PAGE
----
Urban Planning

Govind Prashad Dhakal's picture

Policy and Practice of Urban Planning in Nepal: A Case of Public Community Participation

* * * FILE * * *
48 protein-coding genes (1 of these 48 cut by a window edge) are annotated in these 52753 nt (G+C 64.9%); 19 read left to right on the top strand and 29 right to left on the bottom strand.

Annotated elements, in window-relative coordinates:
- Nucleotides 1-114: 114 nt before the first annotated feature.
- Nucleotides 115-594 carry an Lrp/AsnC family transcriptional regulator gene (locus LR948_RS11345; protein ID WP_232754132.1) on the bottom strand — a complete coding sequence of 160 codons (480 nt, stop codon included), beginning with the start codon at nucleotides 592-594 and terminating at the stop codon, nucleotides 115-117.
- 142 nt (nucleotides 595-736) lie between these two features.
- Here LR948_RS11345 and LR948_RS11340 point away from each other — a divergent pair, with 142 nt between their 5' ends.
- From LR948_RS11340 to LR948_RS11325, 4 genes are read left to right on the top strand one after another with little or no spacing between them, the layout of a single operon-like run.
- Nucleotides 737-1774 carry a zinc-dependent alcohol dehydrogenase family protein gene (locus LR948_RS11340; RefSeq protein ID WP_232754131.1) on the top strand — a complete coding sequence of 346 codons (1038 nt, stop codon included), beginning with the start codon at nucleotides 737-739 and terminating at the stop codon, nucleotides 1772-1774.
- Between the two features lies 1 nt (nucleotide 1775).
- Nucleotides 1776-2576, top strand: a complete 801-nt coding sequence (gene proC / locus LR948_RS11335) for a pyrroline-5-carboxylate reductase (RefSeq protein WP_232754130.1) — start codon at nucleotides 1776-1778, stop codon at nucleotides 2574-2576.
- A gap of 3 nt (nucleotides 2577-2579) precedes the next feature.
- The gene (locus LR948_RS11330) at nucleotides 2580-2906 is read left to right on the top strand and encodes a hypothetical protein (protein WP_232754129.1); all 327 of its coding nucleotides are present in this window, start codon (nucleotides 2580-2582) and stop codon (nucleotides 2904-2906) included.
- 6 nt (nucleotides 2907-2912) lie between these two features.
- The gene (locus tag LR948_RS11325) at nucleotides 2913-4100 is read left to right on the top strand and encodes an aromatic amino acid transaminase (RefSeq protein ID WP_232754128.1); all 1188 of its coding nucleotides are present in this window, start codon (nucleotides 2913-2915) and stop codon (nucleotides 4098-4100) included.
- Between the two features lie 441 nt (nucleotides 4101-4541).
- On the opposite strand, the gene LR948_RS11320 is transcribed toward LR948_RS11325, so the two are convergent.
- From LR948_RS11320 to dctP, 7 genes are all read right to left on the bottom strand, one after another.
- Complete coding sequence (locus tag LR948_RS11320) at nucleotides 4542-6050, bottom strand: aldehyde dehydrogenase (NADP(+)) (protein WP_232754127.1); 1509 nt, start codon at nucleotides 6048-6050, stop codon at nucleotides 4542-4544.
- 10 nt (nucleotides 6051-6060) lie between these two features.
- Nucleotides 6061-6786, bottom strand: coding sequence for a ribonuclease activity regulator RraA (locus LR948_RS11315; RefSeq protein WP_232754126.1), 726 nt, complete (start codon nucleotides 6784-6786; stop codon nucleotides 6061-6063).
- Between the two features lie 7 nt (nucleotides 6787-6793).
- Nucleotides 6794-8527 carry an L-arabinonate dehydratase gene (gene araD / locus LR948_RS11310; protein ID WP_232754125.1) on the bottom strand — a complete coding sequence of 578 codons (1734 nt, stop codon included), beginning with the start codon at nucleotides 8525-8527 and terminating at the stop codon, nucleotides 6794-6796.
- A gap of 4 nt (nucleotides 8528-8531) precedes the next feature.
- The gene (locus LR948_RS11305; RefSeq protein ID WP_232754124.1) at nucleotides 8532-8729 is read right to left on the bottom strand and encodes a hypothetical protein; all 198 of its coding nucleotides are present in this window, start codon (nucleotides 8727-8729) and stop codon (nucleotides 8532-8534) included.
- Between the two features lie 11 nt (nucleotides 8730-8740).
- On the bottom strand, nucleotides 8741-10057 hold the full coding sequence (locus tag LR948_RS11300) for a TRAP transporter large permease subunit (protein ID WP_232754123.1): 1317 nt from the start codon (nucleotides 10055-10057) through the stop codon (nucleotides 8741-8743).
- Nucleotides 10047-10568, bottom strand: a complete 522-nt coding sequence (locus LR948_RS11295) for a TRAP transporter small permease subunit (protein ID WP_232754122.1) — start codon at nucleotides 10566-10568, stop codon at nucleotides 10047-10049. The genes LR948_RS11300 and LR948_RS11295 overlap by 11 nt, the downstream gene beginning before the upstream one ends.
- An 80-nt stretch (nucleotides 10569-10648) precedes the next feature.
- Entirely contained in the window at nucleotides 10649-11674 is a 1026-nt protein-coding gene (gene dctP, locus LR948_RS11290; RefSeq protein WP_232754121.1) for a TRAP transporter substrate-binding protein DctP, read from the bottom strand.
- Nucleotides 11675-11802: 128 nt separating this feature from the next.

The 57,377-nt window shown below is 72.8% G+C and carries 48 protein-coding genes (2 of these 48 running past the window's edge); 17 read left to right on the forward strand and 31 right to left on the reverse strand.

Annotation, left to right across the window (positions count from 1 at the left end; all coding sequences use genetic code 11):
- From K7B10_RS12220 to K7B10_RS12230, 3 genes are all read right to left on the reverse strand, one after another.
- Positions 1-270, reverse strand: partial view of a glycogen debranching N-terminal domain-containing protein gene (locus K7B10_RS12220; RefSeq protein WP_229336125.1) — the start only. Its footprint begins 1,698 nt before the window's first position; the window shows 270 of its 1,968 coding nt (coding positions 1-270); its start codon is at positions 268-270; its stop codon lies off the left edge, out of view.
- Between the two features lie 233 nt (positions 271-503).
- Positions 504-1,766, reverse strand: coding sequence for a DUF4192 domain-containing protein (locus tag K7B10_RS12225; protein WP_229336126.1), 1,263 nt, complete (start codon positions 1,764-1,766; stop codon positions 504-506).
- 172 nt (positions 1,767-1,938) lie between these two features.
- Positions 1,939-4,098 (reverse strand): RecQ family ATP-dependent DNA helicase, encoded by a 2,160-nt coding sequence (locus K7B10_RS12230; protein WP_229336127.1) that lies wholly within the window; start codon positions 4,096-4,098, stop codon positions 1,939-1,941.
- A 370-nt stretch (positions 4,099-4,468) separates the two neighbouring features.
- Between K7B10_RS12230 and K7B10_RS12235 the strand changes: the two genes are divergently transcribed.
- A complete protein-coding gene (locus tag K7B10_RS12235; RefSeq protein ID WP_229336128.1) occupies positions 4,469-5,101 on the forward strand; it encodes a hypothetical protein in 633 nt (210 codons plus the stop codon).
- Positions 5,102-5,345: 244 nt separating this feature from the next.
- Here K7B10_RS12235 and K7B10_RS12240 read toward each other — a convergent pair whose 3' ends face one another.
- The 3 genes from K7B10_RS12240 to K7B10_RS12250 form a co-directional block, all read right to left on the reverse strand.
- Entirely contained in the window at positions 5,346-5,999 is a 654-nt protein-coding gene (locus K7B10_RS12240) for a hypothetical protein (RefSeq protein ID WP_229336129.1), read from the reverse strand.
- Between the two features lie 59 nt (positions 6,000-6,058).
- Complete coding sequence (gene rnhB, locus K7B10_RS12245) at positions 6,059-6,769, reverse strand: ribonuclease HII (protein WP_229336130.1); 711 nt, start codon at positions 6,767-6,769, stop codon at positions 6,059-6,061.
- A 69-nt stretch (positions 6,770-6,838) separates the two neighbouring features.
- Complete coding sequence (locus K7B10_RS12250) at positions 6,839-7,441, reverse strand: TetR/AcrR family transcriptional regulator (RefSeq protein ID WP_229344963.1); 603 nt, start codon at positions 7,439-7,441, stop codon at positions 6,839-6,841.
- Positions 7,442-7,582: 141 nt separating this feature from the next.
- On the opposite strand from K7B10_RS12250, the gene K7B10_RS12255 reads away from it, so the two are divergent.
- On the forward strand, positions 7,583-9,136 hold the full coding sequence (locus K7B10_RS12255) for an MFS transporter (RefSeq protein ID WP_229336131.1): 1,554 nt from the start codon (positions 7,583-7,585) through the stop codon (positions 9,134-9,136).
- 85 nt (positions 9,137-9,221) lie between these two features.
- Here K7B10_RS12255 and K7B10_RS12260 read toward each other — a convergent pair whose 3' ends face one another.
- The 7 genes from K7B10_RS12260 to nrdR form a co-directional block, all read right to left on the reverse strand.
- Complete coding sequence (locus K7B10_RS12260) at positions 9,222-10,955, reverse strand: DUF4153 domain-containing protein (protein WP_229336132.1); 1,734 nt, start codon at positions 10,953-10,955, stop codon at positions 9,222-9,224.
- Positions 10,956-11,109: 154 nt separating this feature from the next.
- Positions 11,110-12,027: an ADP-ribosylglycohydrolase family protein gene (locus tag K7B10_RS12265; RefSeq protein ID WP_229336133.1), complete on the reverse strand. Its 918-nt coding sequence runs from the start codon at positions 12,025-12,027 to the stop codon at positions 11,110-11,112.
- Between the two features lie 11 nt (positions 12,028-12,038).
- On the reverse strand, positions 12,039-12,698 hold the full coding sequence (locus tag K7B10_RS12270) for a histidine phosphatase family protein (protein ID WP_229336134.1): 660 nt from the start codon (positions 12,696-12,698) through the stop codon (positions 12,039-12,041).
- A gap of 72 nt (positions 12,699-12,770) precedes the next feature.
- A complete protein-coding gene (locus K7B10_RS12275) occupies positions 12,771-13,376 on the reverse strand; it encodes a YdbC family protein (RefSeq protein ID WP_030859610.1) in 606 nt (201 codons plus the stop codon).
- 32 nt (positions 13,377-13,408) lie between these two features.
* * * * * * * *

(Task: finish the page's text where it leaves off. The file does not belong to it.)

Modern urban planning practices began in Nepal after 1950, when the country was freed from the clutches of the age-old feudocracy of the Ranas. The initiative for urban planning practices were undertaken with the support of the United Nations when it, under the request of the Government of Nepal, sent three people to sketch the urban policy, urban planning and urban rules and regulations. Since then, Nepal passed through different policies and planning phases for urban development, the planning of urban areas has remained one of the low key areas till date. As a result, unplanned growth of the major cities of Nepal with haphazardly built urban infrastructures having negative consequences on urban environment can be seen in the form of clumsiness, crowding and congestion, absence of security measures and lack of neighborhood continuum. In the absence of the government’s visionary intervention with an integrated plan for urban land management and development has now created difficulties in making cities well circulated and livable. To overcome this sorry state, the government, from the 10th five year plan, has begun a policy and plan for land development with the concept of site and service and land pooling system with the partnership of the land owners so that the city’s bad shape could be changed to a minimum functional city specifically for Kathmandu Valley. Under this policy plan, the government, under the banner of Town Development Committees has been engaged in planning for better urban areas. Some projects have already been completed and some more are gaining ground. So, this paper aims to examine the urban policy initiations by the government of Nepal and their implications in urban planning, and has taken a case to see how the present practice of urban planning under the strategy of community (land owners) participation is continuing. Today, the question is how to resolve the conflict that arises from the public consumer participation and what major implications of such practices would be in reform and management of urban areas. Basically, the paper has been based on the secondary sources of information, however, some discussion with officials and the stakeholders have also been undertaken so as to understand the problems and their effect on planning. To chop a tree quickly, spend twice the time sharpening your axe. Chinese proverb
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